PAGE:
Co-living: Win-win for young professionals and investors
Many young professionals in Hong Kong aren’t necessarily graduating from student-style living once they enter the workforce.
With the private house market heating up again so far in 2019 and Hong Kong Chief Executive Carrie Lam signalling concerns about affordability of housing, thousands of millennials in the city who aren’t eligible for public rental housing have to grapple with the prospect of living at home or paying up to 80% of monthly salary in rent.
Many are now opting for co-living schemes, a form of shared housing which typically consists of separate rooms with private bathrooms and communal facilities such as kitchens, living areas and laundries.
The number of such facilities in Hong Kong has almost tripled since 2017, according to JLL data. Recent co-living developments include Synbox in Hung Hom and Weave on Boundary in Prince Edward, where a single room costs HKD2,800 to 9,500 a month.
Co-living schemes that can provide a genuine discount in rents compared with those in the traditional private housing market will be able to attract tenants.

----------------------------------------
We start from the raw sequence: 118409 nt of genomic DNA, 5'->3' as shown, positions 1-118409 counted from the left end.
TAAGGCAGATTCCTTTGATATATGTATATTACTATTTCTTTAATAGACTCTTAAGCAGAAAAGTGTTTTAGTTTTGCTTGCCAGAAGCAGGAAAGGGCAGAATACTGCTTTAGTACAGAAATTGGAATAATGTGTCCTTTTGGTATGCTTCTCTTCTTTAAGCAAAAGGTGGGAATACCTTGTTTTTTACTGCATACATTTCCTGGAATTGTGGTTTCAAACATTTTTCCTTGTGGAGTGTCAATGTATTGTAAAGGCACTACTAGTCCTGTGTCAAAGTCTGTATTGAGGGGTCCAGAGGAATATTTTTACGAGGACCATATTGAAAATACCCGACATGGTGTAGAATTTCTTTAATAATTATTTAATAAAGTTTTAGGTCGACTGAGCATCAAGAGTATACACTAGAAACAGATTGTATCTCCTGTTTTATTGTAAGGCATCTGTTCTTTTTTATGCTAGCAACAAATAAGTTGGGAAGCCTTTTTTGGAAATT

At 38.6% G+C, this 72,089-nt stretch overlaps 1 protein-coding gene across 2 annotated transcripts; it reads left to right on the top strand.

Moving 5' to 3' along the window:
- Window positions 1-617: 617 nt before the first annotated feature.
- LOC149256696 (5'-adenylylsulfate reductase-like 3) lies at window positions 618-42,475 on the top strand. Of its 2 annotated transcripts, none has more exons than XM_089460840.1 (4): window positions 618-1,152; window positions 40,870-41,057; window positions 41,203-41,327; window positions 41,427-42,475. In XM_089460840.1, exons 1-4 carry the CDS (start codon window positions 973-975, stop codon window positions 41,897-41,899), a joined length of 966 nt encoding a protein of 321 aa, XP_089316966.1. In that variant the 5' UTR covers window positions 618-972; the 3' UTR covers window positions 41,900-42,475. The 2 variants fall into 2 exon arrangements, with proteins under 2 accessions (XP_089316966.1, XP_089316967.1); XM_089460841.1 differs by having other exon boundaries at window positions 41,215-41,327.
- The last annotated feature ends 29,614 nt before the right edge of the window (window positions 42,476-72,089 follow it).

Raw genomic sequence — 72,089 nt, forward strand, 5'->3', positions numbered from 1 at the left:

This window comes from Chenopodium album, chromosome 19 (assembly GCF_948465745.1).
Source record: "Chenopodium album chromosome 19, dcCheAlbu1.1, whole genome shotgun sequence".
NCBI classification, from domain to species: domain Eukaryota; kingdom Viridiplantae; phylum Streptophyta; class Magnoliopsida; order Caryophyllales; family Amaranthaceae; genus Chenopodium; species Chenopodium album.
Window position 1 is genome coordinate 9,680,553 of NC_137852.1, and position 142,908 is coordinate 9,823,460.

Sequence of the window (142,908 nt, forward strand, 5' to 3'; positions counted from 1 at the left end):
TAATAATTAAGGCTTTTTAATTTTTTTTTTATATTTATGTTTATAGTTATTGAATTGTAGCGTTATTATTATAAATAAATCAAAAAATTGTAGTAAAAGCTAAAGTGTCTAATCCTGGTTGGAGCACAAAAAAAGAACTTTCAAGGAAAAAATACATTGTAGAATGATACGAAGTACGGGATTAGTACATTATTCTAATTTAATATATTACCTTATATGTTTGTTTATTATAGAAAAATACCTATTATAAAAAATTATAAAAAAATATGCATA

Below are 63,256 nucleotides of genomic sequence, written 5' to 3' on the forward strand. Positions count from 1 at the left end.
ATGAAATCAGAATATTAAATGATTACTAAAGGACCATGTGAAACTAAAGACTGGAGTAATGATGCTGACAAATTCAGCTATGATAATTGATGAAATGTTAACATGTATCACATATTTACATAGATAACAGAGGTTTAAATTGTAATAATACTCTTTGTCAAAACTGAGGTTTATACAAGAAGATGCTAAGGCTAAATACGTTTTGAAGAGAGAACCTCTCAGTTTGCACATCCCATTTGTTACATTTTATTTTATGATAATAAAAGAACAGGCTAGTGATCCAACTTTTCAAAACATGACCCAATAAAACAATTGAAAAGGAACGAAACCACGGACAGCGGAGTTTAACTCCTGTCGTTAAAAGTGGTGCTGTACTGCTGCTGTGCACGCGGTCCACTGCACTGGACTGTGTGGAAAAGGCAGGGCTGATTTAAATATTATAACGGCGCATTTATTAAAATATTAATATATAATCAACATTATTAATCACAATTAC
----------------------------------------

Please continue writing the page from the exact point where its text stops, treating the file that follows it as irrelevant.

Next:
Cost, however, isn’t necessarily the only consideration for tenants. “Co-living developments are becoming more of a lifestyle choice. They are particularly appealing to expatriates who seek a community to meet people in a new city without the need to commit to a long-term lease. This means operators and investors will have greater flexibility to increase rents,” says Cathie Chung, senior director for research at JLL Hong Kong.
The added demand from students who are unable to secure residence on campus and local young professionals seeking to live independently at a price they can afford provide solid fundamentals for investors looking to diversify their portfolios. It’s certainly a win-win for both tenants and landlords.
Read our ‘Alternative Investments in Hong Kong: A Shift Towards Diversification’ report for more on other alternative asset classes in Hong Kong and potential investment opportunities.